Several months later, in the process of building a patio lounge chair, her already weakened spine was again injured. She required surgery, including a fusion at C4-5, along with removal of a ruptured disc and removal of several fragments from the spinal canal. Presurgical nerve damage caused prolonged motor weakness and numbness. Also, when the bone graft was removed from the iliac crest, injured nerves left her with neuropathic pain in the left thigh and leg. During the subsequent healing months, the author learned personally about definitions of complex regional pain syndrome (CRPS), allodynia, dysesthesia, hyperesthesia, and about listening to patients in pain and believing their story. She discusses several “do’s and don’ts” for surgeons and for patients, related to her personal experience. Probably the most valuable advice for pain management professionals is to listen to your patients. Ask them what is wrong and they will tell you. It is common to ask patients questions which relate to the experience of chronic pain, but do not seem to relate to CRPS symptoms. For example, “When is your pain worse?” “What positions worsen pain?” While these activities do relate to chronic pain, there is no mention of experiences that affect neuropathic pain such as encountering a sudden blast of water while in the shower, walking into an air conditioned room, or walking outside on a windy day. Also, questionnaires contain descriptions of chronic pain symptoms but not CRPS symptoms such as crawling ants, stinging bees, and soft cotton being rubbed across one’s skin. The author describes the feeling of cold air from air conditioning or wind contacting her skin feeling like lightning-sharp goose bumps like cactus spikes. She experienced an intense burning, stinging sensation as though a swarm of angry yellow jackets was stinging profusely and unrelentingly. Areas of her skin felt hot and cold simultaneously. She had a feeling of soft puffs of cotton containing shards of razor-sharp steel being rubbed agonizingly slowly over her skin where the bone graft was taken. Also, she described a feeling of a soft feather being rubbed tortuously slowly and softly over her skin. These are symptoms which the author feared no one would believe if she actually described how they felt.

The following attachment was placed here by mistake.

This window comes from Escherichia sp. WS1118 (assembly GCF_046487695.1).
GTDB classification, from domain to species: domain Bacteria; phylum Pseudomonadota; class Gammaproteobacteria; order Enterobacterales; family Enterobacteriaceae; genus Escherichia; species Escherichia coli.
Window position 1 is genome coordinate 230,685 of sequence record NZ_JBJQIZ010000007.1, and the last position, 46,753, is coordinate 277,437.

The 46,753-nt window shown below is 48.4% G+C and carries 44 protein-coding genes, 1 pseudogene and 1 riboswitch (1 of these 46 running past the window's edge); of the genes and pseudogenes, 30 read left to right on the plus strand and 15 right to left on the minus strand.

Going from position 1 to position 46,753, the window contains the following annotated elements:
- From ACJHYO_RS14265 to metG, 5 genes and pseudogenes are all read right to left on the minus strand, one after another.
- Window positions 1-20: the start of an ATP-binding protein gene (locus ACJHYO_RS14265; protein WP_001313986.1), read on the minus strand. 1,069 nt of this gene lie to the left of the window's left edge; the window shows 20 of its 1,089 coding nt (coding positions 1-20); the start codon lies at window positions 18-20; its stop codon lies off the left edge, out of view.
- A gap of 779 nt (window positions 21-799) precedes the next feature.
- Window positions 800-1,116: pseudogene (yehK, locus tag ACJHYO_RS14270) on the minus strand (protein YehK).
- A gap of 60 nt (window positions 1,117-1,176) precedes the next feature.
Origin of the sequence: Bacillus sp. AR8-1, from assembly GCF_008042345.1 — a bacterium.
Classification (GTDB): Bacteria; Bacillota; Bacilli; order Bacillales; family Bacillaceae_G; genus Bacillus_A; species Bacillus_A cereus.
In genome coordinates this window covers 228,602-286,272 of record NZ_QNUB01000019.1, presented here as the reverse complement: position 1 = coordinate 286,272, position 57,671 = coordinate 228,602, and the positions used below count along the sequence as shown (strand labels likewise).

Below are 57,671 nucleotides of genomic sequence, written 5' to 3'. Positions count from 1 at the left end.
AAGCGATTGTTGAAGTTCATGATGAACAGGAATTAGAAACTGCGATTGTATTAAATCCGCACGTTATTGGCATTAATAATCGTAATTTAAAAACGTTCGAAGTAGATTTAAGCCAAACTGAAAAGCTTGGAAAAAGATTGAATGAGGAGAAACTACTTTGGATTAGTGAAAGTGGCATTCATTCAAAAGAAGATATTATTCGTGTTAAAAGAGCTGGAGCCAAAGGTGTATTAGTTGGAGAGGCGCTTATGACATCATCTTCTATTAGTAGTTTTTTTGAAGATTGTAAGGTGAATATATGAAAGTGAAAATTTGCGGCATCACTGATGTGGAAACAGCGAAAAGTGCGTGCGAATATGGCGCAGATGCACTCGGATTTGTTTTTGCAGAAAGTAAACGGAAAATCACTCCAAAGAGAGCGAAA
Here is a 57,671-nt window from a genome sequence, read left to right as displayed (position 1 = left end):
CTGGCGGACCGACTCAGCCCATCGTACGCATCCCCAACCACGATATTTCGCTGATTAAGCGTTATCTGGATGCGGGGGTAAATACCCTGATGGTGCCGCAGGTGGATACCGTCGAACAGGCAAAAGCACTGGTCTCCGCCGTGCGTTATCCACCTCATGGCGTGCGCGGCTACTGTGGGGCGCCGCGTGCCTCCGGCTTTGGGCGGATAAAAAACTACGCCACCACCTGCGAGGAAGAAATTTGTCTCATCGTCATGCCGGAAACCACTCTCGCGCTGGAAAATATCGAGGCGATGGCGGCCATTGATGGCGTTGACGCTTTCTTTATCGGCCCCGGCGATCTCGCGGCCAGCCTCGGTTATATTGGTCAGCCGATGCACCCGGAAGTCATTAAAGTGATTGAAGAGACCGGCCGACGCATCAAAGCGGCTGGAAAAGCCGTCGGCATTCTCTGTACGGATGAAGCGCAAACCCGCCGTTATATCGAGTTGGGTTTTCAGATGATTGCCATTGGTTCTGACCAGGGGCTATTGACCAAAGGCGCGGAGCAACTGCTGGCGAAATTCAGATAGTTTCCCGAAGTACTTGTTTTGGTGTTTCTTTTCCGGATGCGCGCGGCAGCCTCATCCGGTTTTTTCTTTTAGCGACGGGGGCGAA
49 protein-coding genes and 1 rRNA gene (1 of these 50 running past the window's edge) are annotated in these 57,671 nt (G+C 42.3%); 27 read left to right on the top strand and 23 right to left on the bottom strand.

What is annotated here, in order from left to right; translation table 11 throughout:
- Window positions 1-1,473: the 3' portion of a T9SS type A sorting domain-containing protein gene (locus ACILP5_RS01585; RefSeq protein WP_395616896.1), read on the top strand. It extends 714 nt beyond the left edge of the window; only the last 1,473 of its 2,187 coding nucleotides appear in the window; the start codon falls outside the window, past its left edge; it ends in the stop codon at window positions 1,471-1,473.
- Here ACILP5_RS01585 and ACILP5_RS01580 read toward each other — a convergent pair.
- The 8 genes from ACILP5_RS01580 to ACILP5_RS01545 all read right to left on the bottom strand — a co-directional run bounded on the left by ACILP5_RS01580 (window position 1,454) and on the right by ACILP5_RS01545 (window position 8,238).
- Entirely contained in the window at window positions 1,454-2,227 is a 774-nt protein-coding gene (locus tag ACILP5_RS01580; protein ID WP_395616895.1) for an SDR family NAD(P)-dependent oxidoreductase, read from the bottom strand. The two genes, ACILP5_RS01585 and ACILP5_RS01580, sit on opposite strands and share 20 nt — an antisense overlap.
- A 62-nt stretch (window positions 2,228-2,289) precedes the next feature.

As a psychologist, she never actually disbelieved, but did doubt patients who told her they hurt too badly to comply with their relaxation and visual imagery exercises. She never disbelieved, but did doubt patients who reported that their pain “moved” or increased after receiving a nerve block. As a patient, she learned what they meant.

She emphasizes the importance of treating patients with empathy, respect, and explanations of treatments. One of the most beneficial things she gained by being a patient is to listen to her patients and try to actually hear what they are telling her, instead of listening for what she thinks the patients should say in order for her to impose a known treatment on a familiar sounding problem. She believes persons stereotyped as “professional” patients may simply be patients seeking professional help.